Kühne Foundation
  • Kühne Center for Sustainable Globalisation

About the Kühne Center for Sustainable Globalisation

The Kühne Foundation has supported the Kühne Center for Sustainable Globalisation since 2018. It is a research center based on a cooperation between the Kühne Foundation and the University of Zurich. It aims to establish itself as a thought leader on economic issues surrounding globalisation – by conducting relevant research and making its insights available to a broad audience.

At the core of the center is the Kühne Foundation's Professorship for International Trade. It is currently held by Professor Ralph Ossa who is a leading expert on trade policy. His research spans a broad range of questions with an emphasis on the economics of trade wars and trade talks. In addition, the center is home to a number of affiliated researchers.

The World Trading System at a Turning Point
International trade has always generated a great deal of controversy, particularly in advanced economies. This controversial nature of trade is not particularly surprising, given that it is one of the key drivers of change in modern economies. It affects which industries expand and contract, which firms succeed and fail, and which employment opportunities appear and disappear and therefore directly changes the lives of many people. However, this continued controversy has now turned into extreme hostility, which threatens the established world trading system. This is most obvious in the United States, which has radically changed its trade policy stance and now engages in a full-scale trade war with China. But it is also apparent in Europe, where hundreds of thousands of citizens demonstrate against new trade agreements, even if they are with close allies such as Canada.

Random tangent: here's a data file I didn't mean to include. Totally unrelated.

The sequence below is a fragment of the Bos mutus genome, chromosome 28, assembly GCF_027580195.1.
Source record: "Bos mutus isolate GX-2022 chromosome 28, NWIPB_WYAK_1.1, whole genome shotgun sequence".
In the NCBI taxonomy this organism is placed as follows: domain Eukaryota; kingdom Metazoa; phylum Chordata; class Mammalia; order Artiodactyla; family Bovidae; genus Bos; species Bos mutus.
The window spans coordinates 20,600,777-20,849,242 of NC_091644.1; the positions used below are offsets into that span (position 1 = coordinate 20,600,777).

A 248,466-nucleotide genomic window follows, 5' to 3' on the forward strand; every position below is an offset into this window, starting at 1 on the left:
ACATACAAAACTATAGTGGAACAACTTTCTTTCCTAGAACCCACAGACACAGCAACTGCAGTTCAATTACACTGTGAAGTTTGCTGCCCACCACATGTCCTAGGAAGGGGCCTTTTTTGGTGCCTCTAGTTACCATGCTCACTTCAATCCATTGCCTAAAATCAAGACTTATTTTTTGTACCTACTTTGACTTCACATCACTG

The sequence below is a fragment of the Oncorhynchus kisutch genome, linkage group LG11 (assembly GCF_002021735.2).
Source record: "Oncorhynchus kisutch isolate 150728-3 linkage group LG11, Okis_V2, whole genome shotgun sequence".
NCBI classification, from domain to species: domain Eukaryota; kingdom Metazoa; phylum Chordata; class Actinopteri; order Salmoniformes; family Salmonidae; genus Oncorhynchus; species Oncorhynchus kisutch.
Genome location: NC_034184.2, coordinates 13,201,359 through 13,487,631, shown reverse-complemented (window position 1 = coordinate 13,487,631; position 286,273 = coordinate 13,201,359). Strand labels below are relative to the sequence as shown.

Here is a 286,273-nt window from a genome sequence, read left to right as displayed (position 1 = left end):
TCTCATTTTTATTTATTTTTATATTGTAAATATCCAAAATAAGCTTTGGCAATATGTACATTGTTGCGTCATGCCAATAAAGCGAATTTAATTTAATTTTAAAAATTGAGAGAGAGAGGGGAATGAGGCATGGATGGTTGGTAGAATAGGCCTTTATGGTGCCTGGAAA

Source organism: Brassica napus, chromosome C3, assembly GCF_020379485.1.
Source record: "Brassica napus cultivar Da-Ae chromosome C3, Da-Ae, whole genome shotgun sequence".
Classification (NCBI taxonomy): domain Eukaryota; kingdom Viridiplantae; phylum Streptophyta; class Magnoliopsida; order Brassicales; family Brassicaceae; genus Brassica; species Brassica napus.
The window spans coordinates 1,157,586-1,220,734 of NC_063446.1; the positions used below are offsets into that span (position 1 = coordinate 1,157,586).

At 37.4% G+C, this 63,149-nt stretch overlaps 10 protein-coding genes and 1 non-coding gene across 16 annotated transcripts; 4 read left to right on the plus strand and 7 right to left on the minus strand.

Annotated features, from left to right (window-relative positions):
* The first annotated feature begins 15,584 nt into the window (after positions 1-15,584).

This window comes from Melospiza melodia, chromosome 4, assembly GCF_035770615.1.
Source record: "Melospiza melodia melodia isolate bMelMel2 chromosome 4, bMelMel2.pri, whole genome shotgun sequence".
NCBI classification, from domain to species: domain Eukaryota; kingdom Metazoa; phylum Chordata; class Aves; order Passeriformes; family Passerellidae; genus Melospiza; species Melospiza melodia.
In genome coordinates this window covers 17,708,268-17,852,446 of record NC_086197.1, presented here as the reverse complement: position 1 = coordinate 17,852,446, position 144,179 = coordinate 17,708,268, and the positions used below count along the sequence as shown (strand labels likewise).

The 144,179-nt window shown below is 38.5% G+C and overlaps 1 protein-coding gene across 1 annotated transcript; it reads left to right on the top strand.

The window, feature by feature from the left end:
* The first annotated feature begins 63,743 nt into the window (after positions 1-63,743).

Informing the debate on Globalisation
The Kühne Center for Sustainable Globalisation is of the opinion that this globalization backlash is more than a return of old-fashioned protectionism and requires fresh thinking if it is to be overcome. To achieve a truly sustainable globalisation, it is necessary to carefully evaluate the current world trading system and identify what works and what needs to be improved.

For example, whatever one thinks of radical trade policies in the United States, it is reasonable to ask if the World Trade Organisation is able to effectively prevent abuses by large non-market economies. And whatever one thinks of the massive protests against the CETA agreement between the European Union and Canada, it is reasonable to ask whether private investors should get the right to directly sue democratic governments. These are the kinds of topics addressed by Kühne Center for Sustainable Globalisation, with the aim of making globalisation work again.

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